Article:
Party lists given 3 years for updating
Charter drafters have agreed to give political parties three years to update and verify their membership lists, failing which they will be disbanded.
The condition is underlined in a draft organic law on political parties, which is being worked out by the Constitution Drafting Committee (CDC).
CDC spokesman Norachit Sinhaseni said yesterday details of the draft will be announced and the draft sent to the National Legislative Assembly (NLA) this week.
He reiterated the draft will not demand the resetting of political parties, adding present party leaders and executives will be kept intact.
However, new requirements have been drawn up regarding the parties' membership list system, which must be upgraded to prevent duplication of members, Mr Norachit said. The same requirement will be enforced on all parties regardless of their size to ensure fairness.
Under the draft, parties must send copies of their membership lists to the Election Commission within 30 days after the law takes effect, he said.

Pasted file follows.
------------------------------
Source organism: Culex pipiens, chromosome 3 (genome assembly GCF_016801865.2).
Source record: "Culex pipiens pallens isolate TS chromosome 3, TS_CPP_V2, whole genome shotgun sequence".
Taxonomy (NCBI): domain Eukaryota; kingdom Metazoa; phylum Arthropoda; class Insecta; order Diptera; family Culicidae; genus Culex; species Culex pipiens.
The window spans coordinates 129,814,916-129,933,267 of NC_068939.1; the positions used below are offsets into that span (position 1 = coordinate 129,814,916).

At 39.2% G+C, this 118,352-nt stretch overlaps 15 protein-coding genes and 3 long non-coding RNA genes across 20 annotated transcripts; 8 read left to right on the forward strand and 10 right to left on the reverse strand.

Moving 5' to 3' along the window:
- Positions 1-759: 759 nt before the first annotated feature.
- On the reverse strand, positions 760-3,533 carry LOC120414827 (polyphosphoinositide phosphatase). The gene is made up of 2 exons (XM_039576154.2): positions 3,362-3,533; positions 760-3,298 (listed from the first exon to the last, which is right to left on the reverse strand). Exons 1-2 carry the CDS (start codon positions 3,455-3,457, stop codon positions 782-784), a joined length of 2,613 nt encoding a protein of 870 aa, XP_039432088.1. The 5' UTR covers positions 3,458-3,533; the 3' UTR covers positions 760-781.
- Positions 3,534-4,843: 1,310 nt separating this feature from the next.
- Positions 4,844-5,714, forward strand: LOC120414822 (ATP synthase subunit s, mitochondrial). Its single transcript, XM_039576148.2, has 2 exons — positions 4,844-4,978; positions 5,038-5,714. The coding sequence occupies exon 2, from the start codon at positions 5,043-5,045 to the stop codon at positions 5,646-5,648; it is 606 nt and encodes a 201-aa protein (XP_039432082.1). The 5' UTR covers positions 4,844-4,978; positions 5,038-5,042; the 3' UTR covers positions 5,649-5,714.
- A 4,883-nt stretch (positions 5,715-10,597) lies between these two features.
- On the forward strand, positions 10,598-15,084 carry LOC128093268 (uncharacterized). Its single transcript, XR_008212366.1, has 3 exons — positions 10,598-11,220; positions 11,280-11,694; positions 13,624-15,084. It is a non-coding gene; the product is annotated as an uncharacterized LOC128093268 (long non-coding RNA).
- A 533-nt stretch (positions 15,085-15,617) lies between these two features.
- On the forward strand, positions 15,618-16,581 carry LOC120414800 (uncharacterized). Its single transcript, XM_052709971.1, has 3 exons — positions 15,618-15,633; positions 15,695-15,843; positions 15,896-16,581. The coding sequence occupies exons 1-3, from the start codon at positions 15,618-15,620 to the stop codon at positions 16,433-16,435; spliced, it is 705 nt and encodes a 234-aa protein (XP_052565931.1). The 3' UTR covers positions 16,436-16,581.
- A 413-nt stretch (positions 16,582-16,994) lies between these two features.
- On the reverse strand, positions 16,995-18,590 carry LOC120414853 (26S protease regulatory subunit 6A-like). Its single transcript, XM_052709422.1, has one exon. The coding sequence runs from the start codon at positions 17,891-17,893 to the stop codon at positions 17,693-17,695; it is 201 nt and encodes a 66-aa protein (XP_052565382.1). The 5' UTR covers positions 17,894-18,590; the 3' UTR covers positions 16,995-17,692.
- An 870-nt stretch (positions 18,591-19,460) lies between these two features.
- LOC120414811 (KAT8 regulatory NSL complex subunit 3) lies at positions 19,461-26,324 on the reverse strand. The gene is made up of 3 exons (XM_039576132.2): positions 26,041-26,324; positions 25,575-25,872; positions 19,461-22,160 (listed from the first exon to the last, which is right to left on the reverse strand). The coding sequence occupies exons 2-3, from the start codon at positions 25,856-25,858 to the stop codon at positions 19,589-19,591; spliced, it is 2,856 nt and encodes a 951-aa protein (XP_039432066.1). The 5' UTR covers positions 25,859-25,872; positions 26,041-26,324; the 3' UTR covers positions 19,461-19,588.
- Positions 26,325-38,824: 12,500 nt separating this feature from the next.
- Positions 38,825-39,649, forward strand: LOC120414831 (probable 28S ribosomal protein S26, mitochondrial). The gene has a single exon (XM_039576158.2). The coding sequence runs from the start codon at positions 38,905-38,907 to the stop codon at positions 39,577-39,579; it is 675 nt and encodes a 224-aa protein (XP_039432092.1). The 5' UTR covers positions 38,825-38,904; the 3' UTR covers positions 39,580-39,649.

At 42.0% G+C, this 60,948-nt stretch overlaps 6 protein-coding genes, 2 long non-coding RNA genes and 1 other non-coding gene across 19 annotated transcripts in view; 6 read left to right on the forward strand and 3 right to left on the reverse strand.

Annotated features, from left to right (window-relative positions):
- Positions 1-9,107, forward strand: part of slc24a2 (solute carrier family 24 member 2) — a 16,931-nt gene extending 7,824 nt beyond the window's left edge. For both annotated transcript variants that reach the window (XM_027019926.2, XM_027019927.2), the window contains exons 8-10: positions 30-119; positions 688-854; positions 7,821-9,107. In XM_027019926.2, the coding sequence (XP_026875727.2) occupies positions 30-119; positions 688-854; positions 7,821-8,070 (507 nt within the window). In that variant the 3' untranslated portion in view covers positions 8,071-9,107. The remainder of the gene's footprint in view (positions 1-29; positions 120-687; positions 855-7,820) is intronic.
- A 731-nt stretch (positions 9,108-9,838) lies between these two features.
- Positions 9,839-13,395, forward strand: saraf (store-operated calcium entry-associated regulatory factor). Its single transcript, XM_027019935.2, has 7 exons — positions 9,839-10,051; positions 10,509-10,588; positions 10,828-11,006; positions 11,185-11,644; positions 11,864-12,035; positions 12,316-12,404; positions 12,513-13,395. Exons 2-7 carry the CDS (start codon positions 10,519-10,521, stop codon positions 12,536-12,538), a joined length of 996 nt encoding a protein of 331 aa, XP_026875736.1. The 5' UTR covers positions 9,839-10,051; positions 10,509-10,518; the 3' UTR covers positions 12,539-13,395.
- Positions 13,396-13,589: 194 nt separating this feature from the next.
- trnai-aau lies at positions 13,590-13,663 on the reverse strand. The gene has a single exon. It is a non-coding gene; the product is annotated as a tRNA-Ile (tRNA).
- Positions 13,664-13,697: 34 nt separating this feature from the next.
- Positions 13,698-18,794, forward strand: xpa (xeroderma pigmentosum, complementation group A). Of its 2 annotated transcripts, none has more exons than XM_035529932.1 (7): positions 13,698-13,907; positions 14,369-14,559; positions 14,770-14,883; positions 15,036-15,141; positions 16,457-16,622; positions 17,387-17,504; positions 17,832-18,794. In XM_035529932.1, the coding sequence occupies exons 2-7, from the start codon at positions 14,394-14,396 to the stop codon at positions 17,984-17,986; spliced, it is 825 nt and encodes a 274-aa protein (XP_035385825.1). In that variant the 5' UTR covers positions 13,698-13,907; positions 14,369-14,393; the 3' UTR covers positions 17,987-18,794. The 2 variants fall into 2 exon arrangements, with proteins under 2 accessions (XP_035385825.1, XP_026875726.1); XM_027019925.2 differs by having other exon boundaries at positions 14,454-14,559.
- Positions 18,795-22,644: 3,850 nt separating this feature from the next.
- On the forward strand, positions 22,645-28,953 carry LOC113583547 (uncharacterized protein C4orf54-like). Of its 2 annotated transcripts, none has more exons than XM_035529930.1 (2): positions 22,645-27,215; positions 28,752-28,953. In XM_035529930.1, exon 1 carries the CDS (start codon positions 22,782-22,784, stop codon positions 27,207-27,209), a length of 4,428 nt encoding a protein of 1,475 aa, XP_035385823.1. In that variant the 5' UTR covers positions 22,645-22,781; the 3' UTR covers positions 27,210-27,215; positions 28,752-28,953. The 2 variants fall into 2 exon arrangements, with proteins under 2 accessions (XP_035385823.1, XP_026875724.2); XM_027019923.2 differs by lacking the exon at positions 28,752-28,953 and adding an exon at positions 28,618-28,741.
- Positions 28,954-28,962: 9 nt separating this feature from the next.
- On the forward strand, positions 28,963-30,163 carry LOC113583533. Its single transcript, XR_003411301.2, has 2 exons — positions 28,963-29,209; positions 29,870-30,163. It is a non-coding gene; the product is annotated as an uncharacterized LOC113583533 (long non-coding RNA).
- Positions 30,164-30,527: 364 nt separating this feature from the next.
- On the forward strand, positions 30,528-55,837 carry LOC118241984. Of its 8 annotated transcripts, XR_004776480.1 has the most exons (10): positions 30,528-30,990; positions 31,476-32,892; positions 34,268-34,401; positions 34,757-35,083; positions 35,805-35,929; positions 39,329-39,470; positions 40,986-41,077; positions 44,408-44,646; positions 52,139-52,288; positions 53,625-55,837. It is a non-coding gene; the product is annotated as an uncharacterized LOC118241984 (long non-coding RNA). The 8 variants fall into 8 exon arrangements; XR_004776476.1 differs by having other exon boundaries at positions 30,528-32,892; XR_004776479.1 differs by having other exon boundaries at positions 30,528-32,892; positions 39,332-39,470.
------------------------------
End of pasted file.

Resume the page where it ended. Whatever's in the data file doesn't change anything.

They would then be required to verify the membership of party members, a process that can be done either on the phone or by making visits to check. The process will take 120-150 days.
However, parties will be allowed to extend the time frame for compiling, updating and verifying their membership lists to three years. If the parties still fail to complete the process, they will have to be dissolved, he said.
He played down concerns from some quarters that some content of the 10 draft organic laws were too rigid and harsh on political parties, saying the draft laws are subject to revision, even by the NLA.
The spokesman insisted party leaders must be held accountable for false membership lists. Some party members had complained the punishment, which includes party dissolution, is unfair.
Mr Norachit said the organic law on political parties is now nearly complete. The CDC is in the process of reviewing each section to examine whether there are any duplicate elements.